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January 6, 2015

Vacation Reads Part 1: Marilynne Robinson

gileadAnd now I am going to lay down a path, book by book, of how I made my way through a vacation packed with spectacular reads. It helped that I went on reading vacation a week or so before my actual vacation, abandoning myself to the task of reading all Marilynne Robinson’s novels in order. I really loved Housekeeping, and was taken by its magic and gothic sensibility. I was wary of Gilead though, as I always have been. It just didn’t seem like a book for me. But while I found it slow to start, I eventually came to appreciate it very much, and found John Ames’ worldview so admirable and beautiful, but then I was wary of that too—was I reading this like an old-age New-Age self-help guide to understanding how the world is? It is possible that I actually read all novels this way, but Gilead was so conspicuously in its, well, preachiness. Which I don’t mean as a criticism, actually. John Ames would have been an extraordinary preacher. But it is okay that I was underlining lines like they were delivered by a deity? Doesn’t this make me not far from someone who puts post-its in Chicken Soup for the Soul? So I am conflicted, but then so is Ames, which is the power of his point of view, actually. There is much subtlety at work here. That makes me nervous too. Anyway, I liked this book.

homeI moved on to Home, which was a reread, and which turned out to be the book I liked least of the lot. While I did find it interesting to read the two books side-by-side and see how differently characters’ behaviour was interpreted by the others than what they’d intended (and the idea that came to me while I was reading KD Miller’s All Saints last summer: that we are all figments of one another’s imaginations after all), I found Home to be a bit agonizing in its repetitiveness and melodrama. Due to being on vacation and sick, I watched the stupid by entertaining movie, “They Came Together” starring Amy Poehler and Paul Rudd as I was reading Home, and maybe it was partly the head cold, but when I picked up the book again, it similarly seemed to be a spoof of sentimentality, just one darn thing after another. I don’t know if an Amy Poehler vehicle has ever been used to critique a Marilynne Robinson book before, and maybe this is my one real act of originality in this life. It is possible that reading Home and Gilead so close together wasn’t a great move after all, and perhaps I was just bored of the storyline? I do find it interesting that Gilead won the Pulitzer and Home won the Orange Prize, and I’m thinking, come on women’s fiction prize, you’ve got to up your game.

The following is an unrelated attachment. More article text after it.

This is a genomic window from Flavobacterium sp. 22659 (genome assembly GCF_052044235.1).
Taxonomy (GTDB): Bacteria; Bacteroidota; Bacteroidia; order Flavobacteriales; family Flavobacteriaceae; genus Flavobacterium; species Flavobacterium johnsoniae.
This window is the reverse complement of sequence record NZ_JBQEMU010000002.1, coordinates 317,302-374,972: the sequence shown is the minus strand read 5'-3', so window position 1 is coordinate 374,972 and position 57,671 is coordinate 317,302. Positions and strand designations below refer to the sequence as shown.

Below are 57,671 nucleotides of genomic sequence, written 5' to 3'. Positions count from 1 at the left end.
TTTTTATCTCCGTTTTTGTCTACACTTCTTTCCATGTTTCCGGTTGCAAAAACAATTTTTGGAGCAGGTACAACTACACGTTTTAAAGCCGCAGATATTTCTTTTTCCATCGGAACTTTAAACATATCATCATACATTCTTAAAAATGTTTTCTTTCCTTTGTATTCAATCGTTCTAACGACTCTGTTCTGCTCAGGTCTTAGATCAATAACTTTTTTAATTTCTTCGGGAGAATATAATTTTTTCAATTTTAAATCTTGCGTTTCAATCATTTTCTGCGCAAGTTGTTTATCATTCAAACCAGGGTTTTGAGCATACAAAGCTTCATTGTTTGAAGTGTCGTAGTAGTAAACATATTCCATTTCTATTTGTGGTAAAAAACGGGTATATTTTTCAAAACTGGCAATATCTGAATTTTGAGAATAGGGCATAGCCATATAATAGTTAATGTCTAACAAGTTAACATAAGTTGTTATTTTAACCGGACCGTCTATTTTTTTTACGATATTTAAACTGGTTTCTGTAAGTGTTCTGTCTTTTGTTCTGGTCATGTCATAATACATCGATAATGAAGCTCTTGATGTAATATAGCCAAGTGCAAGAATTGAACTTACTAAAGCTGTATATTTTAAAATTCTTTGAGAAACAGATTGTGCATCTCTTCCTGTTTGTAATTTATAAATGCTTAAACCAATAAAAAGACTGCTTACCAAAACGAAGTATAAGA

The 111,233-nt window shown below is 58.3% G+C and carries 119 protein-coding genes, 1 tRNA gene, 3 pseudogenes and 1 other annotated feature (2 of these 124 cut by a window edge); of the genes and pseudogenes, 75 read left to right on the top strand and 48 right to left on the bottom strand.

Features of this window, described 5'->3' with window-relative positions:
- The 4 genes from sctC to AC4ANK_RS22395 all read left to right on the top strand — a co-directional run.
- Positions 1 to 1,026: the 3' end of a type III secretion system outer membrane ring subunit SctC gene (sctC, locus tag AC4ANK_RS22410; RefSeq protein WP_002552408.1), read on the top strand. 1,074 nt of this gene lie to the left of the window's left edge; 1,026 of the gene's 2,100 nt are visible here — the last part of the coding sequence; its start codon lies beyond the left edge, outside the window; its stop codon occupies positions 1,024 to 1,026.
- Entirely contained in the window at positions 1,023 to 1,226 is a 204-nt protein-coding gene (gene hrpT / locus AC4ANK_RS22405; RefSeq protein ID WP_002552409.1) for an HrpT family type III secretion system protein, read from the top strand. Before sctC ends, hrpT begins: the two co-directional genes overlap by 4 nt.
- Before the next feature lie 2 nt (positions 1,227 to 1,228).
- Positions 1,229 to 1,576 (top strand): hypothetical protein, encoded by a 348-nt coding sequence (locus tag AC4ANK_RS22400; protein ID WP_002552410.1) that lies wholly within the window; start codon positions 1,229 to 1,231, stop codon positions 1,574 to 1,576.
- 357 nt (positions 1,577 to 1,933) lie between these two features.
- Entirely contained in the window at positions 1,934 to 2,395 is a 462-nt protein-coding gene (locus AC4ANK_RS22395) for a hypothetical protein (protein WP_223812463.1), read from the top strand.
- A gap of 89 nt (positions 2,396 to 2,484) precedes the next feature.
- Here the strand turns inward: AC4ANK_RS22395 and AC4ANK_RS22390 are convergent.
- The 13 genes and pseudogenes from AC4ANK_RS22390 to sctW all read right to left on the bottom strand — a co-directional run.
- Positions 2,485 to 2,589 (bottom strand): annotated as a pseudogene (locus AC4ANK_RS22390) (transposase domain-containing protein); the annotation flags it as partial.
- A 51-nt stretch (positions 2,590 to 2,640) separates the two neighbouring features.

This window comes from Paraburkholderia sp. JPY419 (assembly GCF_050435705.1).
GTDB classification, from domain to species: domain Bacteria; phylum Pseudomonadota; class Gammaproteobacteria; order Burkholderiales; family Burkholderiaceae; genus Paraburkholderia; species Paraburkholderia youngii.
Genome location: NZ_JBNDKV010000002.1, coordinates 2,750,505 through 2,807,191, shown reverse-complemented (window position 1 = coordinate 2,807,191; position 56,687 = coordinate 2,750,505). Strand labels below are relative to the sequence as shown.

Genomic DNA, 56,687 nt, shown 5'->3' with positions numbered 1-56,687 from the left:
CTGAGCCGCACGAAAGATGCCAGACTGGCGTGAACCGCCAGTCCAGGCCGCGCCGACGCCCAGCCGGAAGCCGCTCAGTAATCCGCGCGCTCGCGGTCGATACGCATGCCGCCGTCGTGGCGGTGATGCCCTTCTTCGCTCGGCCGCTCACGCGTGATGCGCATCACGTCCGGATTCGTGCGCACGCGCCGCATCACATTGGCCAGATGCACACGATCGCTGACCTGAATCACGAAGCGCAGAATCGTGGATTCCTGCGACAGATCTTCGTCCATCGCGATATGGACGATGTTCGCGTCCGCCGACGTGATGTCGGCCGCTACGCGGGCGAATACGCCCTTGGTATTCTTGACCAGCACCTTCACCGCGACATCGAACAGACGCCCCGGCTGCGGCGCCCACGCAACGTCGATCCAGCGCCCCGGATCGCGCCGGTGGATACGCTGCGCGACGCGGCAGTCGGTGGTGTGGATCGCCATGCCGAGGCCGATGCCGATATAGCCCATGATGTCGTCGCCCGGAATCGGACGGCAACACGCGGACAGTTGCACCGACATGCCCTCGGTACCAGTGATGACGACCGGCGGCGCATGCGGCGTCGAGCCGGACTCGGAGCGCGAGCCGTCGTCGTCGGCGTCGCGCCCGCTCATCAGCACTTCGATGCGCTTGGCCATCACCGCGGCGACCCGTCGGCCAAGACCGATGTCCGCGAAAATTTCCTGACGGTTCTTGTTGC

616Eizn12dLAnd then I read Lila, and I am so glad that I read all the others before because they really are a cycle, bringing us back to womanhood, daughterhood, motherhood, transiency, and a certain wildness. If The Grapes of Wrath married Gilead, this is what they’d come up with. I think what I like about Lila and Gilead over Housekeeping is that both are so engaged with the world instead of apart from it, and engagement does not require certainty. Ames and Lila really are such perfect companions, even if gaps in language and emotion keeps this from being articulated from one to the other, which is certainly a kind of faith. I suppose any marriage is.

And I started underlining John Ames’ sermons again: “Life on earth is difficult and grave, and marvellous. Our experience is fragmentary. Its parts don’t add up. They don’t even belong in the same calculation. Sometimes it is hard to believe they are all parts of one thing. Nothing makes sense until we understand that experience does not accumulate like money, or memory, or like years and frailties.”

I think I will definitely have to read Lila again, this time while not so doped up on Marilynne Robinson, because it’s certainly a novel that deserves to be considered in its own right. Confession: I didn’t adore it. I don’t think I’ve quite cracked its surface yet. I also find myself at a distance from it, as I do Gilead. Both books find me unsteady as a reader, but I think that is a good thing. So I will return to it, which is the best thing about books, how you can do so over and over.

Now stay tuned for Part II of my Vacation Reads which includes (get ready for it!) the books I got for Christmas. So good.

 

One thought on “Vacation Reads Part 1: Marilynne Robinson”

  1. m says:

    I’ve just started rereading Housekeeping and it’s so good to be back in that world. Very excited to hear that Lila closes the circle and returns to the themes. Can’t wait.

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